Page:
If you can’t tell, I’m a little obsessed with supermarkets. This is the first of a three part blog in which I’ll be discussing the relationship between grocery stores and national cuisine. Enjoy!
The supermarket is frequently overlooked as a site of national identity. What seems to be a homogenous experience across countries, divided into familiar categories, labels and products, reveals subtle differences between regions. Combined, these differences amount to large cultural gaps. Whether it’s the size of the store, way to bag vegetables or type of bread on offer, how a nation arranges their supermarkets illustrates not only their attitude toward food, but also their perspective on the relation between gastronomic tradition and everyday life. If the everyday is invisible to an individual as they operate within their culture’s social structures (supermarkets, schools, public debates, etc.), the everyday can be described as mundane. Despite the dominance of large international chains, such as Wal-Mart and Carrefour, grocery stores don’t promote a pan-cultural version of the mundane. Recognizing how each country manifests their unique cultural identity through the representation of the ordinary allows national and international supermarkets to preserve a unique, culture-driven experience of the everyday as they spatially guide the consumer through country’s specific cooking lexicon.
Although national cuisines organize themselves through different ingredients, cooking techniques and meal structures, the layout of the Western supermarket largely streamlined. While this can be seen as an extension of the American supermarket model introduced in the mid-twentieth century, it can also be interpreted as a reflection of Western cooking logic (Scarpellini, Material Nation 209). This logic manifests itself as a shared culinary lexicon, which turns once-exotic techniques and ingredients into the building blocks of various cuisines. Although the amount of foreign cooking terms in the English culinary lexicon has greatly increased in recent years thanks to air travel and new migration patterns, European terminologies provide the bulk of the Anglophones foreign cooking vocabulary (Riely, The Chef’s Companion, 2nd edition, viii). This shared language suggests that the more countries interact, the more similar their approach to various foodstuffs will be. Since most Western-European countries agree that produce and meats appear together at a meal, they are grouped together in a supermarket. Both will appear far from the candy because savoury and sweet occupy separate courses, are consumed at distinct times of day and furnish different nutrition. Western culture’s shared cooking techniques and approach to everyday consumption means their supermarkets are organized in a largely comparable manner, causing what few variations there are to jump out starkly.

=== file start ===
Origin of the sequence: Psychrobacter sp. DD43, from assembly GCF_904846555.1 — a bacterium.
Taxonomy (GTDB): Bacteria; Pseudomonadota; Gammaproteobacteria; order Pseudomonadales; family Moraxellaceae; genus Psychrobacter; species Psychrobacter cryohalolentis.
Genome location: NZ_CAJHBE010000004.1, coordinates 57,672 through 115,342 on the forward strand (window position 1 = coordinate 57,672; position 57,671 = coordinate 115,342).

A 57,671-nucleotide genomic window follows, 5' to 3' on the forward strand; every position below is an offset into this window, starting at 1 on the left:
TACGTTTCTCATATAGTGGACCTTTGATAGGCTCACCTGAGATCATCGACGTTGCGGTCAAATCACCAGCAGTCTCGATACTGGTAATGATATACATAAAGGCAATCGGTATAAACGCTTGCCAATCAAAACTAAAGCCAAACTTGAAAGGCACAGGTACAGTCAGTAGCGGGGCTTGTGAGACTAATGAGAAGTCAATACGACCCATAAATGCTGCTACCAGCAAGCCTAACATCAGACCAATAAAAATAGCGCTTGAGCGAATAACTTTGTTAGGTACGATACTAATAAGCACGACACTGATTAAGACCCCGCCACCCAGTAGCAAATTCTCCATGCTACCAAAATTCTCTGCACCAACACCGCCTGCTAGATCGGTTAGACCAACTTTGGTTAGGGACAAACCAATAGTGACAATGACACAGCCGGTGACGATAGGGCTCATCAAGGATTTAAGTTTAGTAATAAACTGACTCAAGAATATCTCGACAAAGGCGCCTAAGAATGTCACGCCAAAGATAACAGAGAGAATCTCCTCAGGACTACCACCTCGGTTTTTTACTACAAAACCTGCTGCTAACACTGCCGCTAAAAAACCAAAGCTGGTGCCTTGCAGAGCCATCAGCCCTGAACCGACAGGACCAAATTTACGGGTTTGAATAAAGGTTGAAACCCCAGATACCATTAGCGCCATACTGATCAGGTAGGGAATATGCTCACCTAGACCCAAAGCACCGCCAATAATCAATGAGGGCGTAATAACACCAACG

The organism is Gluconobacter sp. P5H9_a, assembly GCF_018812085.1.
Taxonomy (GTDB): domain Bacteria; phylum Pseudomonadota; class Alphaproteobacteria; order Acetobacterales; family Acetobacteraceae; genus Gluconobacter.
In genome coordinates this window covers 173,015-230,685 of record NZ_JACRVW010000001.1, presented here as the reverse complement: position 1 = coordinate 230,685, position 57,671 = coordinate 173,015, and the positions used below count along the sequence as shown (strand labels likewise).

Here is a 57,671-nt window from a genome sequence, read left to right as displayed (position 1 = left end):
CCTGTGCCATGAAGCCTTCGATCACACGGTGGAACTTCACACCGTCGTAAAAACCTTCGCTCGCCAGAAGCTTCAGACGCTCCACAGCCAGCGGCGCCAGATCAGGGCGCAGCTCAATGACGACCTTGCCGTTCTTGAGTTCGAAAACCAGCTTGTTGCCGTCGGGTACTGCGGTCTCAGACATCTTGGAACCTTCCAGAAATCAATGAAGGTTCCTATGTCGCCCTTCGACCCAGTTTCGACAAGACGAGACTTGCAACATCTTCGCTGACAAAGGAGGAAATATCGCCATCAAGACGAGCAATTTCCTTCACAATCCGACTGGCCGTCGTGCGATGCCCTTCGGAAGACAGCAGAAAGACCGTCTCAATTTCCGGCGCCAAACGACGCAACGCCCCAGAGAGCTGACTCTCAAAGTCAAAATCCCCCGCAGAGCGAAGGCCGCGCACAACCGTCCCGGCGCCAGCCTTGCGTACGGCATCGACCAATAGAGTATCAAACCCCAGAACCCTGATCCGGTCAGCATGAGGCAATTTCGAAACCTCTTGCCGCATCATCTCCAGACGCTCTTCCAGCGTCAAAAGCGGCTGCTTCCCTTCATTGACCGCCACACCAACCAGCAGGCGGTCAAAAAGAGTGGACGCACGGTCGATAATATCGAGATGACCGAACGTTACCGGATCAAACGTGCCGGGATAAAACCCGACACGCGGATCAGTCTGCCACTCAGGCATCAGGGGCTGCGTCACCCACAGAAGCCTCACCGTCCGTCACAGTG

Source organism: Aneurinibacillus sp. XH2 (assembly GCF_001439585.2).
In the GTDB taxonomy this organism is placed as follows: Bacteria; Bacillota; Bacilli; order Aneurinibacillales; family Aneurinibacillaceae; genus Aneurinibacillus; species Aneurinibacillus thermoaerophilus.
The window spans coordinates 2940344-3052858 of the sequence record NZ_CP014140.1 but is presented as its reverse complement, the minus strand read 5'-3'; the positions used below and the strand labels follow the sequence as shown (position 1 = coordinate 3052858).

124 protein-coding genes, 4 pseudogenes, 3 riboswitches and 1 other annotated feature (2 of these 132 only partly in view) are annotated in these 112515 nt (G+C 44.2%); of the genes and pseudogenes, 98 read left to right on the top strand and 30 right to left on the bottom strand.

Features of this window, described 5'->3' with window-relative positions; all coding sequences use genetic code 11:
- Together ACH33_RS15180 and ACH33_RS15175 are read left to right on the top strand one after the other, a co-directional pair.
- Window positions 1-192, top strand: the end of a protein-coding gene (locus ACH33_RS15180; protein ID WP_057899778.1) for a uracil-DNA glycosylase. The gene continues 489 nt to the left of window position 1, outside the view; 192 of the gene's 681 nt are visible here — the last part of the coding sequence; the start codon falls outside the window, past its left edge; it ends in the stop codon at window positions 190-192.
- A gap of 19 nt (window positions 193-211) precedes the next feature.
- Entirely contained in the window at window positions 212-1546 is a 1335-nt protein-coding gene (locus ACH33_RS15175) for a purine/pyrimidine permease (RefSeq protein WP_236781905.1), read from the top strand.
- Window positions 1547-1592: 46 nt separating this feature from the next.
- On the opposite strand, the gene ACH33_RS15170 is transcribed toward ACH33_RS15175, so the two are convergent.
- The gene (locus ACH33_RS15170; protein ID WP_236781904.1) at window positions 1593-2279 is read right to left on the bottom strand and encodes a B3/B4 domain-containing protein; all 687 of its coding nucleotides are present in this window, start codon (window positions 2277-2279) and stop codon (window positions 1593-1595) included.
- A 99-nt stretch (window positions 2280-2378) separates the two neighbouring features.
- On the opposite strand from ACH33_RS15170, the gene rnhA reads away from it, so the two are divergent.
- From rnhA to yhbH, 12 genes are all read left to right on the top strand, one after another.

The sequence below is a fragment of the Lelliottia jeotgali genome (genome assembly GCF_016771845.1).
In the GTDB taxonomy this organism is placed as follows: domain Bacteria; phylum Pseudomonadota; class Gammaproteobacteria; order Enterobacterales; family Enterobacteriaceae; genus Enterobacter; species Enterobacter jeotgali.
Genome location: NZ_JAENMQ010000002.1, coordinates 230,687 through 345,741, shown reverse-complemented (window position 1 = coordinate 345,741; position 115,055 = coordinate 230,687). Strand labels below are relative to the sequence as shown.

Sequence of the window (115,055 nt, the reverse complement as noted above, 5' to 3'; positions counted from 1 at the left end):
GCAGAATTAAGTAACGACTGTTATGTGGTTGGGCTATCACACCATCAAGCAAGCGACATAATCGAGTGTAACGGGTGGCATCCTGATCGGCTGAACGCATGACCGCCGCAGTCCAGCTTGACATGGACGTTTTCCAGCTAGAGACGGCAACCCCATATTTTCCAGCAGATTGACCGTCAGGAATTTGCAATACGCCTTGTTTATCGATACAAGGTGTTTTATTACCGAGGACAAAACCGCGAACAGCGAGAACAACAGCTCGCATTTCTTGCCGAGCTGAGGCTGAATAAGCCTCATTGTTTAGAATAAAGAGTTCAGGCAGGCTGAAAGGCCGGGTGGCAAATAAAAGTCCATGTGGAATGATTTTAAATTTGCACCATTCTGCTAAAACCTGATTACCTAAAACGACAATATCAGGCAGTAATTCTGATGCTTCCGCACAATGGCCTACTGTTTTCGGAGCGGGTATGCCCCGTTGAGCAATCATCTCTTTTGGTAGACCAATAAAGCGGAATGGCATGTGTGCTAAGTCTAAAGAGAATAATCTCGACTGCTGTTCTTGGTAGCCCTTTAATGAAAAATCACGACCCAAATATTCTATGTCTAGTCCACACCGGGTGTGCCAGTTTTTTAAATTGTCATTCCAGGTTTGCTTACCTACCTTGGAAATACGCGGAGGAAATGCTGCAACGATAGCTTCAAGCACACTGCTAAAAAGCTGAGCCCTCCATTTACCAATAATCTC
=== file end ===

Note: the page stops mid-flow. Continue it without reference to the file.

A country’s cuisine informs how a specific product integrates into a specific supermarket section. In America it’s customary for peanut butter and Nutella to share a shelf besides jam, which must be far away from the tinned tuna. Although they are both popular sandwich fillings, peanut butter falls into the category America’s favourite and tuna, while nostalgic, is slightly polarising. One might also make the distinction between sweet and savoury; serving tuna at dinner would be acceptable, but peanut butter (to say nothing of Nutella!) would be amiss. Scandinavian countries define these distinctions differently. There, the few nut and ample fruit based spreads overflow into the tinned fish section. Since both are essential components of a smørrebrød, smørbrøt or smörgås, albeit for different meals, the region’s understanding of a sandwich allows these spreads to be appear next to each other. While American and Scandinavian supermarkets both stock tinned fish, the product’s location shows how its culturally informed purpose places it within the supermarket.
 Evidently this is also deals with refrigeration; however, it’s interesting to note where there are variances from this traditional model and what it means. Natural food shops, both small and large, in the US and UK tend to allow a greater proportional space between produce and meat than do traditional grocery stores. This suggests that the positioning of refrigeration and freezer cases is based in part on logistics and in part on ideology.